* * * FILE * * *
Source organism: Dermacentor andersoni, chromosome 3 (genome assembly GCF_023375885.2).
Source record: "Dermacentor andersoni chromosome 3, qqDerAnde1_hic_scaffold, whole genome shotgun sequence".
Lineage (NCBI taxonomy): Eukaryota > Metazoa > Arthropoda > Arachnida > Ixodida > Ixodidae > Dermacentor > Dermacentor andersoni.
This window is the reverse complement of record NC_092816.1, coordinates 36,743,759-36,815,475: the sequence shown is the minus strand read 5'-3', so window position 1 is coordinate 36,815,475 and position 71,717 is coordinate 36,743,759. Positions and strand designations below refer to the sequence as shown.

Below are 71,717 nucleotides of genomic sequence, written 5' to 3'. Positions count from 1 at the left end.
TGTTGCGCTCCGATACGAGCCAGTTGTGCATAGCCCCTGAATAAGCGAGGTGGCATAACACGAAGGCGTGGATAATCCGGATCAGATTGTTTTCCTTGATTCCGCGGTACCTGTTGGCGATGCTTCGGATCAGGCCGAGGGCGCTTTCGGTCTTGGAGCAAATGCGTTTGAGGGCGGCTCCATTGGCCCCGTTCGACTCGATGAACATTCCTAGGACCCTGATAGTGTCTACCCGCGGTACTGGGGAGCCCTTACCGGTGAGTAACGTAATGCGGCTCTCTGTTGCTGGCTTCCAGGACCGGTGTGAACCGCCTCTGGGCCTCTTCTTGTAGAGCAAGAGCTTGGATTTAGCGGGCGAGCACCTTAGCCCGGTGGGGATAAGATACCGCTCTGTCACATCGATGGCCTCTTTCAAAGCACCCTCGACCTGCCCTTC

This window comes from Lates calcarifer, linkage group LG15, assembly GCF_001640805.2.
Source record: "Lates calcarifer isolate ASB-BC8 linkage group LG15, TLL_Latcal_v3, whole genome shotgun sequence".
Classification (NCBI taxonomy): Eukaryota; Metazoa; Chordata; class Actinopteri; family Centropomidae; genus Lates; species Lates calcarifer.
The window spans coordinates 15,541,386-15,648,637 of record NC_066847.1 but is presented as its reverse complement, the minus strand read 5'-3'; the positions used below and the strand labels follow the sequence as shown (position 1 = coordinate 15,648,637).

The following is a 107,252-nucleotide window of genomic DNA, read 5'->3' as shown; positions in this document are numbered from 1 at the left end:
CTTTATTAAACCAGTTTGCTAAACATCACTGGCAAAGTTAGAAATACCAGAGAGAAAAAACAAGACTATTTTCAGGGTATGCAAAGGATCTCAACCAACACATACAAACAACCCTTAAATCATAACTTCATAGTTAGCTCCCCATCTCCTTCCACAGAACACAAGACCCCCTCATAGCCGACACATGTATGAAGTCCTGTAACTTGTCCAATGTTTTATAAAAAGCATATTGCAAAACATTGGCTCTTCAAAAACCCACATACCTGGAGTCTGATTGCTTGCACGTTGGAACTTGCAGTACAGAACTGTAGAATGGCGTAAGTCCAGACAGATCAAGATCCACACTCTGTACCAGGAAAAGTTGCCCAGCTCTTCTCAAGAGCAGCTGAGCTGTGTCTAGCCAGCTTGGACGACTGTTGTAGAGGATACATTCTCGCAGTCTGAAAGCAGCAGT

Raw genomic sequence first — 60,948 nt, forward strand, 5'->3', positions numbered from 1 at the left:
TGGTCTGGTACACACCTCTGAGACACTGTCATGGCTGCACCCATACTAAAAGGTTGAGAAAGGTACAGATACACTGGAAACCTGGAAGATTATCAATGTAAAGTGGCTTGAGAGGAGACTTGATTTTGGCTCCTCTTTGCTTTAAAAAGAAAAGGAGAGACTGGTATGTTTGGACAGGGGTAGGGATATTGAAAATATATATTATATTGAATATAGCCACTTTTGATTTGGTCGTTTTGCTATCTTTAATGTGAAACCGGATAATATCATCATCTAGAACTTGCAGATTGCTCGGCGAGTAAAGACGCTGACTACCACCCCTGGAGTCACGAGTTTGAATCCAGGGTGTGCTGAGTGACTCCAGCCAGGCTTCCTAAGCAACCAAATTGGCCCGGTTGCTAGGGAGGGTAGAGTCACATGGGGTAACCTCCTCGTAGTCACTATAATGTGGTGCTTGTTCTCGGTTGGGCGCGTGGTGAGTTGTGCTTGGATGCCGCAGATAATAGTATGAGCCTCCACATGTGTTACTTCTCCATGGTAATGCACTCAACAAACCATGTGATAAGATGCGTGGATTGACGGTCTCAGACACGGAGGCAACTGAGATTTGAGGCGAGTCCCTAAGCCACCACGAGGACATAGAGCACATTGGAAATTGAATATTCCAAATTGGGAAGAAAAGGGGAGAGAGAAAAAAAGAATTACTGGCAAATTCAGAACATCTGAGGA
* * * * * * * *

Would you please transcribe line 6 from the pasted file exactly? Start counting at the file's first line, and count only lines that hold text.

TGTTGCGCTCCGATACGAGCCAGTTGTGCATAGCCCCTGAATAAGCGAGGTGGCATAACACGAAGGCGTGGATAATCCGGATCAGATTGTTTTCCTTGATTCCGCGGTACCTGTTGGCGATGCTTCGGATCAGGCCGAGGGCGCTTTCGGTCTTGGAGCAAATGCGTTTGAGGGCGGCTCCATTGGCCCCGTTCGACTCGATGAACATTCCTAGGACCCTGATAGTGTCTACCCGCGGTACTGGGGAGCCCTTACCGGTGAGTAACGTAATGCGGCTCTCTGTTGCTGGCTTCCAGGACCGGTGTGAACCGCCTCTGGGCCTCTTCTTGTAGAGCAAGAGCTTGGATTTAGCGGGCGAGCACCTTAGCCCGGTGGGGATAAGATACCGCTCTGTCACATCGATGGCCTCTTTCAAAGCACCCTCGACCTGCCCTTC